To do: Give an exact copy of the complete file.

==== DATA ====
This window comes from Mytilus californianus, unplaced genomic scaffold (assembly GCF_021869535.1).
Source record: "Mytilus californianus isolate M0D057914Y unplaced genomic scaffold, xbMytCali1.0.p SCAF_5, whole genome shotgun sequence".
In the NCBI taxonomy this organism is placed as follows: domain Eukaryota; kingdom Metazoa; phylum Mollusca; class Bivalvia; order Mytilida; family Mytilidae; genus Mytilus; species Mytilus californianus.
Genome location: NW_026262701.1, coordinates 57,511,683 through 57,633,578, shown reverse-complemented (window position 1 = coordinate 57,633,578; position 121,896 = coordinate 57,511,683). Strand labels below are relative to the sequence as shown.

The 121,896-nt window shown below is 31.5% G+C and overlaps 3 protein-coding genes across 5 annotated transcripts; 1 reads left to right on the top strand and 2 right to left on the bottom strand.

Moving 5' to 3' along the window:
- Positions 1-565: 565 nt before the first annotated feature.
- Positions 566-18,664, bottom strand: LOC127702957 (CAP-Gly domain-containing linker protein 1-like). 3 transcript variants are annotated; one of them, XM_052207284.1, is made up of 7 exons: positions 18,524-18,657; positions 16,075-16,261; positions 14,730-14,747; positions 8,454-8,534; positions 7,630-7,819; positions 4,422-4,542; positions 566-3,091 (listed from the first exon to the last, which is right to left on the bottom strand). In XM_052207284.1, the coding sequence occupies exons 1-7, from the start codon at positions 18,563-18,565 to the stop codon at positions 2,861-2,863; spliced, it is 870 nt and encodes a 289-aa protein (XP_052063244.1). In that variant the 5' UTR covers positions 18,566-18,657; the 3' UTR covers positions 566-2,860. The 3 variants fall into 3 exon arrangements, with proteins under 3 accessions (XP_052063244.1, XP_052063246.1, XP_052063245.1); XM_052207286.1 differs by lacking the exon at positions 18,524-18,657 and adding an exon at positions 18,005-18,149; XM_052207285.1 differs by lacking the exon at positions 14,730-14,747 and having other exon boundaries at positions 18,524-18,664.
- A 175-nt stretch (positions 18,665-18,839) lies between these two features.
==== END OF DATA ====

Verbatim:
This window comes from Mytilus californianus, unplaced genomic scaffold (assembly GCF_021869535.1).
Source record: "Mytilus californianus isolate M0D057914Y unplaced genomic scaffold, xbMytCali1.0.p SCAF_5, whole genome shotgun sequence".
In the NCBI taxonomy this organism is placed as follows: domain Eukaryota; kingdom Metazoa; phylum Mollusca; class Bivalvia; order Mytilida; family Mytilidae; genus Mytilus; species Mytilus californianus.
Genome location: NW_026262701.1, coordinates 57,511,683 through 57,633,578, shown reverse-complemented (window position 1 = coordinate 57,633,578; position 121,896 = coordinate 57,511,683). Strand labels below are relative to the sequence as shown.

The 121,896-nt window shown below is 31.5% G+C and overlaps 3 protein-coding genes across 5 annotated transcripts; 1 reads left to right on the top strand and 2 right to left on the bottom strand.

Moving 5' to 3' along the window:
- Positions 1-565: 565 nt before the first annotated feature.
- Positions 566-18,664, bottom strand: LOC127702957 (CAP-Gly domain-containing linker protein 1-like). 3 transcript variants are annotated; one of them, XM_052207284.1, is made up of 7 exons: positions 18,524-18,657; positions 16,075-16,261; positions 14,730-14,747; positions 8,454-8,534; positions 7,630-7,819; positions 4,422-4,542; positions 566-3,091 (listed from the first exon to the last, which is right to left on the bottom strand). In XM_052207284.1, the coding sequence occupies exons 1-7, from the start codon at positions 18,563-18,565 to the stop codon at positions 2,861-2,863; spliced, it is 870 nt and encodes a 289-aa protein (XP_052063244.1). In that variant the 5' UTR covers positions 18,566-18,657; the 3' UTR covers positions 566-2,860. The 3 variants fall into 3 exon arrangements, with proteins under 3 accessions (XP_052063244.1, XP_052063246.1, XP_052063245.1); XM_052207286.1 differs by lacking the exon at positions 18,524-18,657 and adding an exon at positions 18,005-18,149; XM_052207285.1 differs by lacking the exon at positions 14,730-14,747 and having other exon boundaries at positions 18,524-18,664.
- A 175-nt stretch (positions 18,665-18,839) lies between these two features.